Process Design Engineering (3) Introduction to process design for production applications from job shop to world-class manufacturing environments.
MET 358 Process Design Engineering (3)
Process design engineering includes the theory and application of principles and practices for economical tool design. Students will learn and demonstrate the use of basic engineering metrology tools. Students will learn and apply the principles of geometric dimensioning and tolerancing to datum systems. Students will learn the elements of process design for a variety of manufacturing processes currently used in industry with a focus on material removal methods including computer numerical control machining. Students will learn the fundamentals of process specification, planning, and fixture design for high-volume material removal operations. Students will participate in a team project to design and build a production machining fixture. The project teams will document and present their designs.
This course is the second of a three-course sequence with a focus on manufacturing. The first two courses, Introduction to Manufacturing Processes and Process Design Engineering, are required in the Mechanical Engineering Technology program at Penn State Capital College. The third course, Manufacturing Engineering, is a senior-level technical elective. The course in this proposal will be offered every spring semester with a projected enrollment of 30. All lab work will be done in the Engineering Lab Building.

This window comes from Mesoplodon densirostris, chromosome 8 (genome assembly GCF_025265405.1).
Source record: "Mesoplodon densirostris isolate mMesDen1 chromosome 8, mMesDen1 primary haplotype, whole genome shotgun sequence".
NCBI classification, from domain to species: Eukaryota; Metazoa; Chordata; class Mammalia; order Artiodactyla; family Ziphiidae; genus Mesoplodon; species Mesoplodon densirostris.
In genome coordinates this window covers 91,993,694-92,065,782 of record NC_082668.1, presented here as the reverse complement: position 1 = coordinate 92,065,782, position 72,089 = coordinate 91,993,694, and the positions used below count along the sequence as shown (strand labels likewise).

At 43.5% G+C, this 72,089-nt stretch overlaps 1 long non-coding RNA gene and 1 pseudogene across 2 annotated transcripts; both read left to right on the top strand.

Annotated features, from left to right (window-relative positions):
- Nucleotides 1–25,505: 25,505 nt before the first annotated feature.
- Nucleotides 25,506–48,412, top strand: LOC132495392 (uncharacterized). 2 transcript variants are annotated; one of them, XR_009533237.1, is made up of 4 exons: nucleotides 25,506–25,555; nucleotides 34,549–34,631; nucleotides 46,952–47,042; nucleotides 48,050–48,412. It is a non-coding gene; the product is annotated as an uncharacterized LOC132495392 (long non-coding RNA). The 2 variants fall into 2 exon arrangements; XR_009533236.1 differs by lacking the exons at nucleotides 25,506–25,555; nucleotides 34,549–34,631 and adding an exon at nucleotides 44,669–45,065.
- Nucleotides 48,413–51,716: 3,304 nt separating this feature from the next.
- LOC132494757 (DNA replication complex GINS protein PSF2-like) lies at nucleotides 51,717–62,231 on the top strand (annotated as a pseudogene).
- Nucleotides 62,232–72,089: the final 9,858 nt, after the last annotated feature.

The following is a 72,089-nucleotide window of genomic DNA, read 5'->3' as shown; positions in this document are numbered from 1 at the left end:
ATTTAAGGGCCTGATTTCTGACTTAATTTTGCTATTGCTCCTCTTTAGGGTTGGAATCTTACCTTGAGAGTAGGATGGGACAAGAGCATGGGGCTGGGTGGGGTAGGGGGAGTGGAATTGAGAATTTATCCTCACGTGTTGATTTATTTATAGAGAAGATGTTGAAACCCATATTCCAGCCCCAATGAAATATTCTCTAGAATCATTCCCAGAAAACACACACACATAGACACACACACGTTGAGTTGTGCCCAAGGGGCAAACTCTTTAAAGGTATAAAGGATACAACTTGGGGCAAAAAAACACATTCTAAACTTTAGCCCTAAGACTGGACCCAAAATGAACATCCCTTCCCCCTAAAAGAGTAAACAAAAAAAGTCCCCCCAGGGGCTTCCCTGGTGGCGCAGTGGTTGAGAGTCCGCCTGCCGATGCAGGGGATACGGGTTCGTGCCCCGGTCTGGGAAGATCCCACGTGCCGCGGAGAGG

Students are evaluated based on their individual performance as well as their participation as a team member. Evaluation opportunities are both lecture and lab-related. There are two exams and a couple of short projects that each student will complete. Student teams will conduct a machining experiment, which each student will analyze in a formal lab report. Project teams will document their fixture designs with drawings and supporting descriptions. Also, each team will prepare a formal presentation showcasing their fixtures and present it to the class.
Note : Class size, frequency of offering, and evaluation methods will vary by location and instructor. For these details check the specific course syllabus.